STOCKLHOLM—A Swedish court has sentenced an ethnic Uyghur refugee to 16 months in prison for spying on fellow Uyghur refugees and passing information to China, according to court documents.
Babur Maihesuti, 62 and a naturalized Swede, was convicted of passing on information from January 2008-June 2009 about the health, travel, and political views of other Uyghurs to a journalist and diplomat who was in fact a Chinese intelligence officer, the Stockholm District Court said.
Babur Maihesuti was found guilty of ''aggravated illegal espionage activity'' and sentenced March 8 to 16 months in jail.
The court ruled the espionage was especially serious since Babur Maihesuti had infiltrated the World Uyghur Congress and the information passed on ''could cause significant damage to Uyghurs in and outside China.”
There was also a danger, the court said, that Beijing could use the network in the future for other kinds of espionage.
“'The crime is especially egregious due to the fact that the espionage served a large power that does not fully respect human rights,” the court said.
Jail term criticized
Dilxat Raxit, spokesman for the World Uyghur Congress, called the sentence insufficient and said Babur Maihesuti had claimed that the World Uyghur Congress had asked him to “conduct secret negotiations with China.”
“One year and four months in jail is too short,” Dilxat Raxit said.
“But this is a warning to the Chinese government for their illegal spying on the Uyghur diaspora … and to some Uyghurs who illegally collect information about Uyghur activists to help the Chinese government.”
Babur Maihesuti was born 1948 in Lanzhou and grew up in Tianjin. His father Mehsut was a Uyghur businessman from Hotan, and his mother Amina, a Chinese Hui Muslim, was a housewife. They had nine children.
The family moved to Tianjin in the 1950s, where he attended school.
But Mehsut worried that his children had lost their cultural identity, so the family moved back to Hotan, in what is now the Xinjiang Uyghur Autonomous Region (XUAR) of China, in the late 1960s, sources who know the family said.
Babur Maihesuti first worked as a government translator and then became Hotan’s mayor in the 1990s.
He later worked as the director of a state-owned trading company in Kashgar, which allowed him to travel to Kazakstan, Uzbekistan, and Taiwan.
‘A serious crime’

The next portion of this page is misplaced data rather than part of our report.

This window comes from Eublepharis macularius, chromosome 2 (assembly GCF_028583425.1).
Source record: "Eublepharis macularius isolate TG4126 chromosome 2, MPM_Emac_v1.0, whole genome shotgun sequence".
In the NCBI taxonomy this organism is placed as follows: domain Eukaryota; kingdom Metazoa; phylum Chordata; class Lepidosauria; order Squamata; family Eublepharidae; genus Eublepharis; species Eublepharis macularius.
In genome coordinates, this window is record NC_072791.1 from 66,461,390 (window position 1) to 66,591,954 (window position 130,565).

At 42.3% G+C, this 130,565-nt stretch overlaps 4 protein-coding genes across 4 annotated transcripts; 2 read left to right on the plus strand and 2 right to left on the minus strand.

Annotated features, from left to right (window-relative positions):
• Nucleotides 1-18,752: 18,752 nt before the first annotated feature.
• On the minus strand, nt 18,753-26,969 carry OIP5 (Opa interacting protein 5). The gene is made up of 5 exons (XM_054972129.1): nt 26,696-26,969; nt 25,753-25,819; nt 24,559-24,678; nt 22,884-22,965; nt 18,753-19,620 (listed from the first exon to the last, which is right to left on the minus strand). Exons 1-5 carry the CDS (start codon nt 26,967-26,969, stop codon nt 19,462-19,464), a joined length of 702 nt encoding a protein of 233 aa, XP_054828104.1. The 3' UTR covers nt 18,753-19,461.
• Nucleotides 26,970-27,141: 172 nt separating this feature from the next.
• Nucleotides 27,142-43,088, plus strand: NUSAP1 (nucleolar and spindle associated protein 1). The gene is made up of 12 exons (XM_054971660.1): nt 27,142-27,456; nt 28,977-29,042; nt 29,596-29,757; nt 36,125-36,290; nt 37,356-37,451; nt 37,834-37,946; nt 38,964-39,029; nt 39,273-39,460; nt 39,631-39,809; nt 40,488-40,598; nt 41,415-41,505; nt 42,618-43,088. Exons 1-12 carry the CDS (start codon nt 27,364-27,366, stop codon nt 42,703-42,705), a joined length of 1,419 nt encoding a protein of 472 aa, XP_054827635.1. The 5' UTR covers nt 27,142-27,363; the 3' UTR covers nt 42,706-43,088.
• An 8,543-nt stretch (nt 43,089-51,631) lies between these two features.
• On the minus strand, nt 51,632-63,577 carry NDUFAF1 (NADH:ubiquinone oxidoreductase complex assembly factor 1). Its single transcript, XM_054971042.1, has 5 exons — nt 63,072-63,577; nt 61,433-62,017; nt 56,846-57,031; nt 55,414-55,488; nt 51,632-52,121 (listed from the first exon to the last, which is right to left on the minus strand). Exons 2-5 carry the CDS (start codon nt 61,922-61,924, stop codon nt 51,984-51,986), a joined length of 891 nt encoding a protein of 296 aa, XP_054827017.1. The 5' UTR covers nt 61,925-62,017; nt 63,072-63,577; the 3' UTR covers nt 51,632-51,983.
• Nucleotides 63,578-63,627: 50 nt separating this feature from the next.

Thomas Lindstrand, the Swedish prosecutor, said in an interview that Babur Maihesuti “didn’t plead guilty, but he was sentenced for the crime he was prosecuted for … intelligence activities.”
“If you consider how much you can possibly sentence a person concerning this crime, it’s a fairly long imprisonment. It’s fairly tough considering the circumstances,” Lindstrand said.
“It’s very difficult to investigate a crime like this. The legal demands to get a conviction are very, very high. Obviously the court has found that it has been proven beyond reasonable doubt that he is guilty, and he has received a sentence. The court also found that it was a … serious kind of unlawful intelligence obtaining. It was a serious crime, a gross crime.”
The data Babur Maihesuti collected was “information about the World Uyghur Congress and what people have said and so on. And information about telephone numbers and addresses, asylum [status] … personal information.”
Uyghurs, a distinct and mostly Muslim ethnic group indigenous to Xinjiang, have long complained of religious, political, and cultural oppression under Chinese rule, and tensions have simmered there for years.
Uyghur exiles fear surveillance once they leave China, especially if they have left family behind, and they say their fears have worsened since deadly ethnic riots last July—which prompted a major security crackdown.
Xinjiang has been plagued in recent years by bombings, attacks, and riots that Chinese authorities blame on Uyghur separatists.
Original reporting by Jilil for RFA’s Uyghur service and by Hailan for RFA’s Cantonese service. Uyghur service director: Dolkun Kamberi. Cantonese service director: Shiny Li. Written in English by Sarah Jackson-Han.